News Column

Loonie unchanged on solid wholesale sales report, traders look to Fed minutes

August 20, 2014

Malcolm Morrison, The Canadian Press

TORONTO - The Canadian dollar was flat Wednesday as traders digested data showing a further increase in wholesale trade and look to the U.S. Federal Reserve for possible indications on the timing of interest rate increases.

The loonie was unchanged at 91.38 cents US as Statistics Canada reported that wholesale sales rose 0.6 per cent to $53 billion in June, a third consecutive increase.

The agency said that sales in the vehicle sector declined 2.4 per cent to $9.1 billion. But this was offset by gains in five subsectors, led by a 3.1 per cent rise in the miscellaneous subsector, which includes agricultural supplies, wholesalers of logs and wood chips, minerals, ores and precious metals, and second-hand goods

Meanwhile, the U.S. central bank's minutes from its latest meeting last month will be released mid-afternoon and traders will be looking to see how many individual Fed members feel rates have been kept too low for too long. Many analysts expect the Fed to move from rates that have hovered near zero since the financial crisis around the middle of next year.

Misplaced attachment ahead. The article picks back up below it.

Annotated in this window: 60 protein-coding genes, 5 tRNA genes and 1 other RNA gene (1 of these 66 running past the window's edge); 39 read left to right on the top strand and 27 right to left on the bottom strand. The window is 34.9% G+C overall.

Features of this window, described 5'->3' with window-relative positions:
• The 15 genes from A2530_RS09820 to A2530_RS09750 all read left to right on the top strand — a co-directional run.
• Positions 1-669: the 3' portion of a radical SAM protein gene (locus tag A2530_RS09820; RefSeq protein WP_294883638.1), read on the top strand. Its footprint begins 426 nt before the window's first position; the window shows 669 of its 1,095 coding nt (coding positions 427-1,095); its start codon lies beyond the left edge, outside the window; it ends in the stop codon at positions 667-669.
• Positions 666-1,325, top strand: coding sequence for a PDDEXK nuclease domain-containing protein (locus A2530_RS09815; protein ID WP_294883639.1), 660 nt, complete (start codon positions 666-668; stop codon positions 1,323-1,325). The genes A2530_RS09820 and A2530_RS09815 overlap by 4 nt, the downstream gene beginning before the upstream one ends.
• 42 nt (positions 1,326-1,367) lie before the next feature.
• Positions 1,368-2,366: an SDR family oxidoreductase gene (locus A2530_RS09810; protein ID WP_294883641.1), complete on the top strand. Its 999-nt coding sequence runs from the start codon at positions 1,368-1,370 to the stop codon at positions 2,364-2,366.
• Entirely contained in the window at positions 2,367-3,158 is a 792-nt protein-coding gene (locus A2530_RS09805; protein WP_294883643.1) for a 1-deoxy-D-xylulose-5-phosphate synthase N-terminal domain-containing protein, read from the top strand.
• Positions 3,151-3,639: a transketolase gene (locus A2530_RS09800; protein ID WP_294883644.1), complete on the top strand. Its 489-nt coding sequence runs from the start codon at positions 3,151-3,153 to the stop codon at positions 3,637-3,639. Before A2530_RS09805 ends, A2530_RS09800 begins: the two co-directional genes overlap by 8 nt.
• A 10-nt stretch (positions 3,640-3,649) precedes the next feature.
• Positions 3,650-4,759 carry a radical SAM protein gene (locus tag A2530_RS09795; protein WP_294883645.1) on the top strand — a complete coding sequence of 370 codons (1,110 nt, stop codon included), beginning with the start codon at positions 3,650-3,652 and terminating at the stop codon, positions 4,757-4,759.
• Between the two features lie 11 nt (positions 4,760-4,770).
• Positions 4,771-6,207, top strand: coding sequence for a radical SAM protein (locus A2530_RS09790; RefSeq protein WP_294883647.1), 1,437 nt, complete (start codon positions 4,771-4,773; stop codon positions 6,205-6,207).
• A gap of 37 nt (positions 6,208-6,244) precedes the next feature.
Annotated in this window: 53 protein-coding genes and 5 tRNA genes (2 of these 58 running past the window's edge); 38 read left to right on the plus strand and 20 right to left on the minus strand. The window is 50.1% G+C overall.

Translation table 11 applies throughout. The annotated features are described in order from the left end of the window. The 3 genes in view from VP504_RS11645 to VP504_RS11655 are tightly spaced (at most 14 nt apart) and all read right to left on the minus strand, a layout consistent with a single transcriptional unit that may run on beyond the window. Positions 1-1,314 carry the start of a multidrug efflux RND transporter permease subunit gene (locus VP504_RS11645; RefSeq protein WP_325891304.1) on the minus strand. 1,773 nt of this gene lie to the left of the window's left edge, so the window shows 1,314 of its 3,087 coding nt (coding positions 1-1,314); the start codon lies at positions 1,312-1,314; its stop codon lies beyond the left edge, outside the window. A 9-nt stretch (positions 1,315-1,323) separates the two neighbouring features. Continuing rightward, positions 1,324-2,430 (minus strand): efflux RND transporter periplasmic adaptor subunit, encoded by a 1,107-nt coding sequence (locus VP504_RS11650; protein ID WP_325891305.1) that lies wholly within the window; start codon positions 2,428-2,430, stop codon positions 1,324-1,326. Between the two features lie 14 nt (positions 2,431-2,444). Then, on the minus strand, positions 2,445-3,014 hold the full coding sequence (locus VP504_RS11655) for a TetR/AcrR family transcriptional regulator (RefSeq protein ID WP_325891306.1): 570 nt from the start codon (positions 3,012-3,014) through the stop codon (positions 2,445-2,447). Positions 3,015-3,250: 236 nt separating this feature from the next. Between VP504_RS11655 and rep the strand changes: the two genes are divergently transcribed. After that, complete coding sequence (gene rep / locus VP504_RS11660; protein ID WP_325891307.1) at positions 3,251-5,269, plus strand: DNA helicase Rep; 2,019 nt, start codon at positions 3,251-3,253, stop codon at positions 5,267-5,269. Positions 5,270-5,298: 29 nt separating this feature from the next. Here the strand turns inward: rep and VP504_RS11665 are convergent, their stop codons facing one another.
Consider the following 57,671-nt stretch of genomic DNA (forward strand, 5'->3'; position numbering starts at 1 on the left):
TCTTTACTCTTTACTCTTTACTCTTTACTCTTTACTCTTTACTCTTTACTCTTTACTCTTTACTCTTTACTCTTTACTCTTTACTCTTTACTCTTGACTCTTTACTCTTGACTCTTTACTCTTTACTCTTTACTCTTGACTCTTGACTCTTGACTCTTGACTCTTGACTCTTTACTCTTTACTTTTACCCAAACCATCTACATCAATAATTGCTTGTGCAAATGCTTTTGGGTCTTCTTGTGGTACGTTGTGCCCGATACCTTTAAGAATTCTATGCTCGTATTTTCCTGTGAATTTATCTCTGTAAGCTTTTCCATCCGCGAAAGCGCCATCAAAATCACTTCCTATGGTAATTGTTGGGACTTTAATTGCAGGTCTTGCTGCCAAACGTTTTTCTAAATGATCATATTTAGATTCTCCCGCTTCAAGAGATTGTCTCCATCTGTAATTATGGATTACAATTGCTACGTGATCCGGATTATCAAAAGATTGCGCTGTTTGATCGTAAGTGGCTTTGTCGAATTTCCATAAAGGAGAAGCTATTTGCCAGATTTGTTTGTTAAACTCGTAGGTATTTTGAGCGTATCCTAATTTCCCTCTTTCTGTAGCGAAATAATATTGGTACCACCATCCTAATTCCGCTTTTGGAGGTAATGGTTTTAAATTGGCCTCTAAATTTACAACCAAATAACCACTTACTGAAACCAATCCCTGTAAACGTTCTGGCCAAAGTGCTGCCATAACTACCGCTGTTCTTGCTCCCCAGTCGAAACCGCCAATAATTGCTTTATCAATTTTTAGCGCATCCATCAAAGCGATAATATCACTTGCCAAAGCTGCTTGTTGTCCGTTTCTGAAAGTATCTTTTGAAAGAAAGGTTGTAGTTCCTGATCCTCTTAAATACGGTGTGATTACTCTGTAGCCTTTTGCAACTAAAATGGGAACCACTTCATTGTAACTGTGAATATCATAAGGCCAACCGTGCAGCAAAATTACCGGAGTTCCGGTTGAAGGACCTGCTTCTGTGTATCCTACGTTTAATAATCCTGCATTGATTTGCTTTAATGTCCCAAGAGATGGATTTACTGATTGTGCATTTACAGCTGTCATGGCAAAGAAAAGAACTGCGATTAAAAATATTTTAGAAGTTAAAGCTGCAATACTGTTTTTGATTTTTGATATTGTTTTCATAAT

On Friday, Fed chairwoman Janet Yellen delivers a speech at the central bank's annual economic symposium in Jackson Hole, Wyo. She is expected to again signal to the market that the central bank is in no rush to hike rates and when it does, the pace will be gradual.

She is also expected to explain why she believes there is still a lot of slack in the job market. How much slack there is in the labour market is a critical question for the central bank as it decides when to hike rates.

Recent economic data have raised speculation that the Fed could move earlier than mid-2015, which in turn would be earlier than many think the Bank of Canada will move to hike rates.

"Today, the Fed minutes are the focus and expected to support a stronger U.S. dollar as it will refocus markets on diverging interest rate paths," said Camilla Sutton, Chief FX Strategist, Managing Director Scotiabank Global Banking and Markets.

Prices were mixed on commodity markets with September crude up 72 cents to US$95.20 a barrel.

September copper was two cents higher to US$3.11 a pound while December bullion dipped $1.30 to US$1,295.40 an ounce.

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Source: Canadian Press DataFile

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